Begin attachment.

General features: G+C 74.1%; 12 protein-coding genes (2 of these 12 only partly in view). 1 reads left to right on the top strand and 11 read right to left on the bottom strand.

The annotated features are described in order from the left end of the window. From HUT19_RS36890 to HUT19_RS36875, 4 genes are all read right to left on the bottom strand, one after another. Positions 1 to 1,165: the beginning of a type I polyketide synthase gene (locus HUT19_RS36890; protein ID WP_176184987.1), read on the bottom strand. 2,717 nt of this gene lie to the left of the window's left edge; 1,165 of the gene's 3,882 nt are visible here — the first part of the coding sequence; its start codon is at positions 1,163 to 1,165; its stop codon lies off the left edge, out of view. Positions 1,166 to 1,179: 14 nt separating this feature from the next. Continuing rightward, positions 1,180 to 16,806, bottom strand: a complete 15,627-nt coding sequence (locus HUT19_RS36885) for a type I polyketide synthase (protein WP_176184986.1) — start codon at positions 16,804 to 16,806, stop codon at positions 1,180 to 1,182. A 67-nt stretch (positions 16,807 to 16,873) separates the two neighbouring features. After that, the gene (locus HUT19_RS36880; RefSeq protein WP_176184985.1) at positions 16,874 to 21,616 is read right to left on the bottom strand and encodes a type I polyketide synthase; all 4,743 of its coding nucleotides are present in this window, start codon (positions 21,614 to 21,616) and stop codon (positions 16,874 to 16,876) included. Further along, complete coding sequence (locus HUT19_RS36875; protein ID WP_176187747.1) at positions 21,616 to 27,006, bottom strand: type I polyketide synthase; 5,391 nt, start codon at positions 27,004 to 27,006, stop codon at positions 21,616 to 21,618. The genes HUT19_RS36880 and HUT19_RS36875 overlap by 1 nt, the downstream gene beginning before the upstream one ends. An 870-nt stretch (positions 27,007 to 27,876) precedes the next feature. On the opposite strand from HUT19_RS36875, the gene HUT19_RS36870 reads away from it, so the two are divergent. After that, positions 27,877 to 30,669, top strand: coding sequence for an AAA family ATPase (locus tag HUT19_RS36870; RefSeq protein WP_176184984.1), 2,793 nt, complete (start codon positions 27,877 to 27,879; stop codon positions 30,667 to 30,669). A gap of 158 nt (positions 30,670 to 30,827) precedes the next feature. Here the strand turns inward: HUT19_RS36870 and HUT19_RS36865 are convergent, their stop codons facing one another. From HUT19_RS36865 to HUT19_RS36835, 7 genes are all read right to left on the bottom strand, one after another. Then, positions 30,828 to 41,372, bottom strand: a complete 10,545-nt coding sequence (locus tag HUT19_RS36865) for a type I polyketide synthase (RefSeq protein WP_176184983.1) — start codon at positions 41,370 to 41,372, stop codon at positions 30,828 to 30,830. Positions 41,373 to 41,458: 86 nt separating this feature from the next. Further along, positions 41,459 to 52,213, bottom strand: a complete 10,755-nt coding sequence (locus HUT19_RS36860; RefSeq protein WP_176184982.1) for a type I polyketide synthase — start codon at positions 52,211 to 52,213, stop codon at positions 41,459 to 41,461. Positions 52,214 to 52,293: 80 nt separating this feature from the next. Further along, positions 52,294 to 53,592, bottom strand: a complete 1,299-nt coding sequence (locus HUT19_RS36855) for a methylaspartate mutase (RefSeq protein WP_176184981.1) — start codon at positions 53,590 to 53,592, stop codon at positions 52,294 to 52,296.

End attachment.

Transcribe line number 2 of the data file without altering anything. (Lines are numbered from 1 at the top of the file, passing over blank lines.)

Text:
The annotated features are described in order from the left end of the window. From HUT19_RS36890 to HUT19_RS36875, 4 genes are all read right to left on the bottom strand, one after another. Positions 1 to 1,165: the beginning of a type I polyketide synthase gene (locus HUT19_RS36890; protein ID WP_176184987.1), read on the bottom strand. 2,717 nt of this gene lie to the left of the window's left edge; 1,165 of the gene's 3,882 nt are visible here — the first part of the coding sequence; its start codon is at positions 1,163 to 1,165; its stop codon lies off the left edge, out of view. Positions 1,166 to 1,179: 14 nt separating this feature from the next. Continuing rightward, positions 1,180 to 16,806, bottom strand: a complete 15,627-nt coding sequence (locus HUT19_RS36885) for a type I polyketide synthase (protein WP_176184986.1) — start codon at positions 16,804 to 16,806, stop codon at positions 1,180 to 1,182. A 67-nt stretch (positions 16,807 to 16,873) separates the two neighbouring features. After that, the gene (locus HUT19_RS36880; RefSeq protein WP_176184985.1) at positions 16,874 to 21,616 is read right to left on the bottom strand and encodes a type I polyketide synthase; all 4,743 of its coding nucleotides are present in this window, start codon (positions 21,614 to 21,616) and stop codon (positions 16,874 to 16,876) included. Further along, complete coding sequence (locus HUT19_RS36875; protein ID WP_176187747.1) at positions 21,616 to 27,006, bottom strand: type I polyketide synthase; 5,391 nt, start codon at positions 27,004 to 27,006, stop codon at positions 21,616 to 21,618. The genes HUT19_RS36880 and HUT19_RS36875 overlap by 1 nt, the downstream gene beginning before the upstream one ends. An 870-nt stretch (positions 27,007 to 27,876) precedes the next feature. On the opposite strand from HUT19_RS36875, the gene HUT19_RS36870 reads away from it, so the two are divergent. After that, positions 27,877 to 30,669, top strand: coding sequence for an AAA family ATPase (locus tag HUT19_RS36870; RefSeq protein WP_176184984.1), 2,793 nt, complete (start codon positions 27,877 to 27,879; stop codon positions 30,667 to 30,669). A gap of 158 nt (positions 30,670 to 30,827) precedes the next feature. Here the strand turns inward: HUT19_RS36870 and HUT19_RS36865 are convergent, their stop codons facing one another. From HUT19_RS36865 to HUT19_RS36835, 7 genes are all read right to left on the bottom strand, one after another. Then, positions 30,828 to 41,372, bottom strand: a complete 10,545-nt coding sequence (locus tag HUT19_RS36865) for a type I polyketide synthase (RefSeq protein WP_176184983.1) — start codon at positions 41,370 to 41,372, stop codon at positions 30,828 to 30,830. Positions 41,373 to 41,458: 86 nt separating this feature from the next. Further along, positions 41,459 to 52,213, bottom strand: a complete 10,755-nt coding sequence (locus HUT19_RS36860; RefSeq protein WP_176184982.1) for a type I polyketide synthase — start codon at positions 52,211 to 52,213, stop codon at positions 41,459 to 41,461. Positions 52,214 to 52,293: 80 nt separating this feature from the next. Further along, positions 52,294 to 53,592, bottom strand: a complete 1,299-nt coding sequence (locus HUT19_RS36855) for a methylaspartate mutase (RefSeq protein WP_176184981.1) — start codon at positions 53,590 to 53,592, stop codon at positions 52,294 to 52,296.